Lesson 47 - Your First Four - Voice Vocal Arrangement
Lesson 48 - Creating the Bass Line
Lesson 49 - Intervals and Chords
Lesson 50 - Solutions
Lesson 51 - Writing the Alto Part
Lesson 52 - Adding in the Tenor Voice
Lesson 53 - Bach Chorale Analysis
Lesson 54 - 6/4 Chords: Part 1
Lesson 55 - Passing and Accented Cadential 6/4 Chords
Lesson 56 - Summary of 6/4 Combinations on Each Chord
Lesson 57 - Bach Chorales with 6/4 Chords
Lesson 58 - How to Harmonize a Given Melody Line
Lesson 59 - Compositional Techniques With the Basic Chorale Format
Lesson 60 - Application to Instrumental Writing - Part 1
Lesson 61 - Application to Instrumental Writing - Part 2
Lesson 62 - Application to Keyboard Parts
SAMPLE CHAPTER (Click to open in a new window)
Applied Professional Harmony 101: Lesson 1 Sample Chapter
OVERVIEW OF THE APPLIED PROFESSIONAL HARMONY SERIES
Want to make a budding musician, songwriter, or composer feel uncomfortable? Just start talking about the "rules of music." You'll see the light go out of their eyes, and a big sigh show up right on their face. Why such a reaction? Because most people believe that if you're going to learn music, you have to learn the rules of music. Then, after you've learned the rules, you can break them and do what you want.
Well, here's some good news. That's not
how you learn music. It's how you learn math, but not
how you learn music. Basically, you learn to write and play music by the same process that a painter learns to paint, and a short story writer learns to write stories.
Master the Basics
First, you start with the basics and learn to master them - so they don't master you. In music, the basics are knowing your notes, knowing your chords and the various voicings, learning how to put chords together in progressions, how to smoothly move voices to get a professional sound, song form, and instrumentation. Just knowing that alone lets you write all kinds of material. If you're using MIDI gear, just mastering these aspects is enough to put you on the road to recoding high quality demos right in your own home.
That's the basics, now comes art.
Study the Masters
Once an artist has mastered the fundamentals, he studies the techniques of specific painters and learns to paint in that style. That includes learning to mix paints and select the right tools to duplicate the various brush techniques of each master that's studied. As the student grows, he develops a vocabulary of expression. His eye develops likes and dislikes. He knows what he wants to see and what he doesn't want to see. In time, his own style emerges.
Music works the same way. Instead of a look, we create a sound.
Peter Paul Rubens has a look
. Bach, John Lennon, Ravel, Stravinsky and David Foster have a sound. Once you've mastered the basics, you study each composer to discover the rules by which they wrote to create the sound they achieved - their musical brush strokes. Then you write in that style. The process is then repeated. With MIDI equipment, once you've written and recorded your work you can hear it over and over again. Not even Beethoven could do that.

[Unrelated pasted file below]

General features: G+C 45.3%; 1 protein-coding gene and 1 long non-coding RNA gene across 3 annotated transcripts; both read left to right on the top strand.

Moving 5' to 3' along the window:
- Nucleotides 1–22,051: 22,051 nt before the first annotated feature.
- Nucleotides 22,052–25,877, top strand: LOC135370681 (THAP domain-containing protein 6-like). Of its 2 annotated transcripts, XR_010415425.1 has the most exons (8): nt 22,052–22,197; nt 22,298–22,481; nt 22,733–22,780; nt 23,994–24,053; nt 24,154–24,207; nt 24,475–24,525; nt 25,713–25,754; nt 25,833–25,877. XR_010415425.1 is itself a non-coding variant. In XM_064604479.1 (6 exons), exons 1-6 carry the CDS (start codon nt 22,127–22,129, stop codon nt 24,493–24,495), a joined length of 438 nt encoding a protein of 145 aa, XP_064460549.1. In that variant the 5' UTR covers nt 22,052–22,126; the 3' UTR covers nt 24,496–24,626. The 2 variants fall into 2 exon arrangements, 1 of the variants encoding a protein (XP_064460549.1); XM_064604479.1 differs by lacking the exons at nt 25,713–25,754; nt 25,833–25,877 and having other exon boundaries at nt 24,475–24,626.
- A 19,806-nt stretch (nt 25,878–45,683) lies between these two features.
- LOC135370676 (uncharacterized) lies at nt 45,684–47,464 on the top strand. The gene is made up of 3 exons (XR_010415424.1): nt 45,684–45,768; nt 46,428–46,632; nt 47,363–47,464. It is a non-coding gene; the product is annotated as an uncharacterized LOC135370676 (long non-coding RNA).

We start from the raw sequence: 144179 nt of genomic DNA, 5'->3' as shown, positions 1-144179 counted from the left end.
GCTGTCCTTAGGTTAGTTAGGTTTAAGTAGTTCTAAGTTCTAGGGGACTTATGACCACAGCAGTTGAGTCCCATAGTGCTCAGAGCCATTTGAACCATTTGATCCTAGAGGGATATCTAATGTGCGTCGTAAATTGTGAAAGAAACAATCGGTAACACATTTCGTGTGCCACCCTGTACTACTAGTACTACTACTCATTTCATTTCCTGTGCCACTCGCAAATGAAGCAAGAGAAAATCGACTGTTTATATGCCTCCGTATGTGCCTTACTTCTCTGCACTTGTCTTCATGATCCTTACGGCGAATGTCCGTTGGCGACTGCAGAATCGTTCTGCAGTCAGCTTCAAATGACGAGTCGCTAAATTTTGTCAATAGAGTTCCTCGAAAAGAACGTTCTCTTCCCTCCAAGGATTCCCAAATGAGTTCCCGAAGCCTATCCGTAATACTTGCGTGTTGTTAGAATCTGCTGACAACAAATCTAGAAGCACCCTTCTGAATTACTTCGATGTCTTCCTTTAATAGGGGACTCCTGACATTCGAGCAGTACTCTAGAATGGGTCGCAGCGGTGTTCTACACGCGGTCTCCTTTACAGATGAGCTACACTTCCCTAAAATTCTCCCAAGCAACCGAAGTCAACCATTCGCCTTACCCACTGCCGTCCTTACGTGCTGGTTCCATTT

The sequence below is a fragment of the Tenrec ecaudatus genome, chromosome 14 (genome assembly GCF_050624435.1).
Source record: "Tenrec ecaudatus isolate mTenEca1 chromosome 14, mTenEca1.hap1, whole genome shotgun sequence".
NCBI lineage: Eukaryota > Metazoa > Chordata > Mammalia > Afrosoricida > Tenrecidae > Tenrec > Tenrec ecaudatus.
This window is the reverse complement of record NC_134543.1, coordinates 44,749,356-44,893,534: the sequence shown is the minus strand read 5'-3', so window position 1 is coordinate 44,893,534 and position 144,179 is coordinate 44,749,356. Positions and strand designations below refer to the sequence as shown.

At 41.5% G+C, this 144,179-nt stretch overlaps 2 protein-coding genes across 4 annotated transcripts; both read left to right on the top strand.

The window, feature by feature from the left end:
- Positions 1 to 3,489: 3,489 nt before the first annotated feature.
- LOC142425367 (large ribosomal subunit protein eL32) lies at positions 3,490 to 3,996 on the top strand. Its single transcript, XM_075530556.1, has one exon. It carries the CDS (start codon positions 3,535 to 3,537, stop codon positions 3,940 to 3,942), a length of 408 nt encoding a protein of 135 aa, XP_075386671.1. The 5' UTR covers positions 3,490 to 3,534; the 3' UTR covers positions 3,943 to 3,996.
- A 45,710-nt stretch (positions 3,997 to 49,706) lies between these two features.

How Peter Alexander Teaches You:
1. The books are easy to read.
They're written in everyday English so they're very readable. You use the words of the working musician that are simple, direct and to the point.
2. The books are easy to use.
They're written so you can teach yourself. Music skills are taught in a logical flow with each lesson building on what you've already learned. In many cases, you can use what you've learned right away. The books are organized for quick referencing so you'll use them over and over again for many years. These are not textbooks, rather a welcome friend to inspire and instruct.
3. You'll be taught principles and application, not rules.
There are only three true rules of music: 1) the harmony and melody issues that define a specific style of music; 2) the personal likes and dislikes of how a specific songwriter or composer created their music; 3) ranges and basic playing techniques of the instruments. Because Peter teaches you the principles behind these points, you can teach yourself to write in most any style of music you want. Academically sound? Yes. Though creatively driven, the books generally equal a semester at music school.
4. The books are series oriented, so you can go as deep as you want or need.
In the privacy of your own home, you can study simply written materials that can take you through graduate school level courses, but with professional applications.
You'll get the best results when using the books with a MIDI keyboard and sequencing program on your computer.
This way, you build keyboard skills, composing and songwriter skills, ear training skills, arranging and orchestration skills, sequencing and recording skills. The payoff: faster learning, a professional sound, and an entrance into the larger world of multimedia.
Please click on the "About APH 101" tab at the top of this product page for more information about Applied Professional Harmony 101 including a summary table of contents.
RECOMMENDED TO COMPLEMENT YOUR STUDIES
Ready for the next book in the series? Click here for Applied Professional Harmony 102
If you’re doing Applied Professional Harmony as a self-study program and your keyboard skills are not that strong, we highly encourage you to also order the Pace Piano Method. Your keyboard goal is getting to Grade Level 2 to develop “arranger’s chops” for both writing and sequencing.
For additional training, be sure to check out our Spectrotone™ Chart for arranging and mixing your work.